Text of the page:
The City of Springfield is putting the final touches on a nearly 600 million-dollar budget.
Aldermen have proposed several changes to the spending plan, which could be adopted tonight at a special council meeting. Alderman Cory Jobe and others want to move nearly 80-thousand dollars from other areas to pay for a new inspector general position. The job would involve investigating possible corruption within city operations.
Mayor Mike Houston says he will work with the position if it’s approved.
War Magic is a local folk band that you probably haven't heart of. The group's been called "dream-folk" and "neo-folk" - and they've only played a handful of shows in town. Alistair Reynolds and Mark Reynolds recently joined us to talk about their project and share some of their unique music:
Some of the best Illinois has to offer will be on display this weekend in Springfield. It's the annual Illinois Products Expo at the Orr Building on the state fairgrounds. More than 70 companies will be represented.
Jennifer Tyree, Bureau Chief of Marketing and Promotions with the Illinois Department of Agriculture, says it's a variety of offerings.
I used to live right on the busiest street in the world. Maybe, I’m exaggerating a little bit, but it seemed pretty busy to me. Cars zoomed up and down the street, traveling around the world, and I wasn’t allowed to go past my block on my own, which now seems to be very logical, but at the time it seemed like the most ridiculous rule. On hot summer weeks when I was cooped up to my huge lawn and vast house, my sole escape was Snow Cone Tuesday.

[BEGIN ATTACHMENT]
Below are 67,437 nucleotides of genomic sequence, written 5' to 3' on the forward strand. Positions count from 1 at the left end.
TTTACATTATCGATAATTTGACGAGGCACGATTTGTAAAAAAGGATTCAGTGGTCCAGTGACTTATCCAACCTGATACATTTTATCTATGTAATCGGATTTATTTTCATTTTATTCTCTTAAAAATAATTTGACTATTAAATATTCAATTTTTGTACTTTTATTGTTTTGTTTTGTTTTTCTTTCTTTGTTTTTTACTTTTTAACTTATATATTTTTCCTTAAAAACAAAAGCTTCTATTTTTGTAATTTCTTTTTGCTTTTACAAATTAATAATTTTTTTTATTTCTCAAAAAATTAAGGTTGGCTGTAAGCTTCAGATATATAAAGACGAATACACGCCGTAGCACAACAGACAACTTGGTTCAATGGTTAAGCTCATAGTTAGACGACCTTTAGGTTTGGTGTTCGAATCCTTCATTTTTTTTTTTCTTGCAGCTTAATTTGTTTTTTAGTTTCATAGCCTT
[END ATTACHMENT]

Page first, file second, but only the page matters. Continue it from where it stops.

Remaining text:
The Illinois House took a key first step in the state budgeting process Tuesday.
It adopted what's called a "revenue estimate" — how much money Illinois is expected to be able to spend in the next fiscal year.
The cap, of $34.495 billion, is significant in several ways: It's about a billion less than last year's number, which means lawmakers are going to have extend the tax increase or find other sources of money, or they'll have to make a lot of cuts. On the other hand, it's not as bad as some people had feared.
Most teenagers spend more time on the internet chatting with friends than reading books - let alone poetry. However, the art form has seen a recent resurgence, and in some circles is even considered "hip." In Springfield, 14 area high school students recently competed in the regional version of the Poetry Out Loud contest to recite a wide variety of poems from memory.